By the late 17th century the hundred was administered in two divisions. The court for the lower division met at Churchill "under a great tree"; the following map and accompanying table is a breakdown of the exclaves and parishes incorporated into Halfshire hundred between 1844 and the creation of the district council structure in 1894. For clarity, the map and table includes Halfshire's own parishes that were enclaves of other Worcestershire hundreds, the location of Upper Arley's inclusion in 1895. Victoria County History, volume 3, 1-4

National Toy Hall of Fame

The National Toy Hall of Fame is an American hall of fame that recognizes the contributions of toys and games that have sustained their popularity for many years. Criteria for induction include: icon status. Established in 1998 under the direction of Ed Sobey, it was housed at A. C. Gilbert's Discovery Village in Salem, United States, but was moved to the Strong National Museum of Play in Rochester, New York, in 2002 after it outgrew its original home. Seventy-two toys have been enshrined in the National Toy Hall of Fame: The following toys were added in 2008:The Stick: Curators praised the stick for its all-purpose, no-cost, recreational qualities, noting its ability to serve either as raw material or an appendage transformed in myriad ways by a child's creativity; the Baby Doll The Skateboard The following toys were added in 2009: The following toys were added in 2010: The following toys were added in 2011: The following toys were added in 2012: The following toys were added in 2013: The following toys were added in 2014: The following toys were added in 2015: The following toys were added in 2016: The following toys were added in 2017: The following toys were added in 2018: Toy Industry Hall of Fame, recognizing the contributions of toy-makers.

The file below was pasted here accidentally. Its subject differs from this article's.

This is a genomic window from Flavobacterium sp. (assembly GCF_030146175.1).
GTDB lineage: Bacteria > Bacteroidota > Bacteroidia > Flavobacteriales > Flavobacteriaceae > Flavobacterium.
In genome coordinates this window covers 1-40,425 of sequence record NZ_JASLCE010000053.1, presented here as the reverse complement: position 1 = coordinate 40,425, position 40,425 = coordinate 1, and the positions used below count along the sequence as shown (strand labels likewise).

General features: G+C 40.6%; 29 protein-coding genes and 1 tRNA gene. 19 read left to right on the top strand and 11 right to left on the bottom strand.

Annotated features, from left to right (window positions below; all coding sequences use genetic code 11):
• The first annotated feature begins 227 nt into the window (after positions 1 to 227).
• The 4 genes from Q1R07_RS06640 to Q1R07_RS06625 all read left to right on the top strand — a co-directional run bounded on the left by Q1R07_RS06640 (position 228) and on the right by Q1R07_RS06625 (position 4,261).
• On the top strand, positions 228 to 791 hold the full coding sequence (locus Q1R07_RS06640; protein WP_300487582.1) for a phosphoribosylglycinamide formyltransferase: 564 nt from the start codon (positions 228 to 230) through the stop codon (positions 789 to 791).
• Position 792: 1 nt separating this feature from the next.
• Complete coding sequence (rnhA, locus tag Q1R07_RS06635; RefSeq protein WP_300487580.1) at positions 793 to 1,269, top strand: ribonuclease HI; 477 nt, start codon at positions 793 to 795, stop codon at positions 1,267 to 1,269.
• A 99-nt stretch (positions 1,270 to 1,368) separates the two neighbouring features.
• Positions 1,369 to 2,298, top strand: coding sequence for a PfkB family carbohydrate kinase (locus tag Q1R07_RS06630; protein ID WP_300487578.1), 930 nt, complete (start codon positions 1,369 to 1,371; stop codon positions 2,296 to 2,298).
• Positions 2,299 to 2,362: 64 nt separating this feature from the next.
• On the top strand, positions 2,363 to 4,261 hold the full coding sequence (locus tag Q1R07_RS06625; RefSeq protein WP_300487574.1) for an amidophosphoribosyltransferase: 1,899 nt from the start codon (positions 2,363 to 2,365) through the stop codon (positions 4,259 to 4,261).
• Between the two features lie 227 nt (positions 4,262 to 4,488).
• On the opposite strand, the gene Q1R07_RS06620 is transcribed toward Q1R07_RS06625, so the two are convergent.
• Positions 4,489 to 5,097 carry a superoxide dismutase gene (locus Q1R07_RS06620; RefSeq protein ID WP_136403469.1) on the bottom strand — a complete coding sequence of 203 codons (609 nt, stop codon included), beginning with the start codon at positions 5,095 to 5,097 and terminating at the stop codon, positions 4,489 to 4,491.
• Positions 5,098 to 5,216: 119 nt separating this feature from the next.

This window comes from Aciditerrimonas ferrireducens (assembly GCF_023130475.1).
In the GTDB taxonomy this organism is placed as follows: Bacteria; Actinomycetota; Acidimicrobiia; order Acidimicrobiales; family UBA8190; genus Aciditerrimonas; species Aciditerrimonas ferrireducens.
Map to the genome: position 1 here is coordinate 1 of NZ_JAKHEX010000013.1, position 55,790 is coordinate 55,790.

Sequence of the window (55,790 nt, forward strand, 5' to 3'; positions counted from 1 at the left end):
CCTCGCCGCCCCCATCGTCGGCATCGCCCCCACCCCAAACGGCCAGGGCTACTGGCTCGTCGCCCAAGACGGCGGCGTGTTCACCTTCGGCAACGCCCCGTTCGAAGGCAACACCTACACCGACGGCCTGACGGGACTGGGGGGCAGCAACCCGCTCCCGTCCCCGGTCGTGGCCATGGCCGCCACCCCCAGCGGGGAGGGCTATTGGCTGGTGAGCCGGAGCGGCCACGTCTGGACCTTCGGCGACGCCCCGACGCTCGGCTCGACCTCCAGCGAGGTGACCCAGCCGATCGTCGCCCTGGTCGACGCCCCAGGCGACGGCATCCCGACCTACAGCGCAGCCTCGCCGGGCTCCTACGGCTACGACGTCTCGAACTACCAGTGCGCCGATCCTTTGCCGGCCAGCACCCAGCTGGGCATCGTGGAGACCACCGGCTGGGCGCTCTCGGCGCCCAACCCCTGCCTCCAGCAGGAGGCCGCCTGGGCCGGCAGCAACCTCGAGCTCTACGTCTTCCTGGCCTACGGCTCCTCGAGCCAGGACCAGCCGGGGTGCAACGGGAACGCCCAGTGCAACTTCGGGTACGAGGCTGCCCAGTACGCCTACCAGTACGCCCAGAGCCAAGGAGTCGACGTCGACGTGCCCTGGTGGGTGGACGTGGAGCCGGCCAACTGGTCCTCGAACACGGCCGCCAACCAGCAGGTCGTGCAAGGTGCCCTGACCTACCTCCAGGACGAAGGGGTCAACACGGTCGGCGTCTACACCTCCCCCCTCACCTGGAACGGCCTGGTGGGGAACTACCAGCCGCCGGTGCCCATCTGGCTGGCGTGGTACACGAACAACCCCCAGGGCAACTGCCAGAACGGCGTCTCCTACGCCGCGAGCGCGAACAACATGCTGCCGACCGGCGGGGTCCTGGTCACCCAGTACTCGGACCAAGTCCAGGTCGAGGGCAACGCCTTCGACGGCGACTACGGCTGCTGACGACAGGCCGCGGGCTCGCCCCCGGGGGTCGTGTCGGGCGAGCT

List of toys and children's media awards National Toy Hall of Fame at Strong National Museum of Play, Rochester, NY Raggedy Ann Inducted in the National Toy Hall of Fame in 2002